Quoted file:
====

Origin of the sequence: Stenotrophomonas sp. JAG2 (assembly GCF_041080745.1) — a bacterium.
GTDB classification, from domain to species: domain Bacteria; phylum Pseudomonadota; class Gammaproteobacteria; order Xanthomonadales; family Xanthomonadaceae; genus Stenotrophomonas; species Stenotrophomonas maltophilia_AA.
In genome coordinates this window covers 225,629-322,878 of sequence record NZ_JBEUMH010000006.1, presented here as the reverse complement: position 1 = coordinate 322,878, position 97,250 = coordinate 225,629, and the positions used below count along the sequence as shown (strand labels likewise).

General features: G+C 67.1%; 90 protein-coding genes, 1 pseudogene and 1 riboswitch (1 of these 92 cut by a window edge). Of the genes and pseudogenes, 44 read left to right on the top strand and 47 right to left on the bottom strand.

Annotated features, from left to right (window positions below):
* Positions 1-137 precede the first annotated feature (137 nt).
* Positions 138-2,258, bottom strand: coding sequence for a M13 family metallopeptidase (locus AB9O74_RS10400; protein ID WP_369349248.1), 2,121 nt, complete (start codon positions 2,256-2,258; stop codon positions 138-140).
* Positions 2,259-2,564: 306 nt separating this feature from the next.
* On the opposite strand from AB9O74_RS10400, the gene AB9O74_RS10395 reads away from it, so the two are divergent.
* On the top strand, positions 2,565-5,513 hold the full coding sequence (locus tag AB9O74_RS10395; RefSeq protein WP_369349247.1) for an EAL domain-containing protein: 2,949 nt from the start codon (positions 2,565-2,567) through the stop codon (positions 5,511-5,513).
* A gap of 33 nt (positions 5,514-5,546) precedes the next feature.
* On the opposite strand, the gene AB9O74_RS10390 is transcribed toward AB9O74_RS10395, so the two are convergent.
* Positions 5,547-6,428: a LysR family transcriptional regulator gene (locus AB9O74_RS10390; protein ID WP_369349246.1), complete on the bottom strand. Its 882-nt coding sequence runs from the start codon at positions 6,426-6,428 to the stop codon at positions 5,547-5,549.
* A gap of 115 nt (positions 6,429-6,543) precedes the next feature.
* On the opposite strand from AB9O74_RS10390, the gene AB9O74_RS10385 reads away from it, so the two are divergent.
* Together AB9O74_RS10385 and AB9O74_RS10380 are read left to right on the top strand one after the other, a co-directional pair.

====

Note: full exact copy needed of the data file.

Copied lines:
Origin of the sequence: Stenotrophomonas sp. JAG2 (assembly GCF_041080745.1) — a bacterium.
GTDB classification, from domain to species: domain Bacteria; phylum Pseudomonadota; class Gammaproteobacteria; order Xanthomonadales; family Xanthomonadaceae; genus Stenotrophomonas; species Stenotrophomonas maltophilia_AA.
In genome coordinates this window covers 225,629-322,878 of sequence record NZ_JBEUMH010000006.1, presented here as the reverse complement: position 1 = coordinate 322,878, position 97,250 = coordinate 225,629, and the positions used below count along the sequence as shown (strand labels likewise).

General features: G+C 67.1%; 90 protein-coding genes, 1 pseudogene and 1 riboswitch (1 of these 92 cut by a window edge). Of the genes and pseudogenes, 44 read left to right on the top strand and 47 right to left on the bottom strand.

Annotated features, from left to right (window positions below):
* Positions 1-137 precede the first annotated feature (137 nt).
* Positions 138-2,258, bottom strand: coding sequence for a M13 family metallopeptidase (locus AB9O74_RS10400; protein ID WP_369349248.1), 2,121 nt, complete (start codon positions 2,256-2,258; stop codon positions 138-140).
* Positions 2,259-2,564: 306 nt separating this feature from the next.
* On the opposite strand from AB9O74_RS10400, the gene AB9O74_RS10395 reads away from it, so the two are divergent.
* On the top strand, positions 2,565-5,513 hold the full coding sequence (locus tag AB9O74_RS10395; RefSeq protein WP_369349247.1) for an EAL domain-containing protein: 2,949 nt from the start codon (positions 2,565-2,567) through the stop codon (positions 5,511-5,513).
* A gap of 33 nt (positions 5,514-5,546) precedes the next feature.
* On the opposite strand, the gene AB9O74_RS10390 is transcribed toward AB9O74_RS10395, so the two are convergent.
* Positions 5,547-6,428: a LysR family transcriptional regulator gene (locus AB9O74_RS10390; protein ID WP_369349246.1), complete on the bottom strand. Its 882-nt coding sequence runs from the start codon at positions 6,426-6,428 to the stop codon at positions 5,547-5,549.
* A gap of 115 nt (positions 6,429-6,543) precedes the next feature.
* On the opposite strand from AB9O74_RS10390, the gene AB9O74_RS10385 reads away from it, so the two are divergent.
* Together AB9O74_RS10385 and AB9O74_RS10380 are read left to right on the top strand one after the other, a co-directional pair.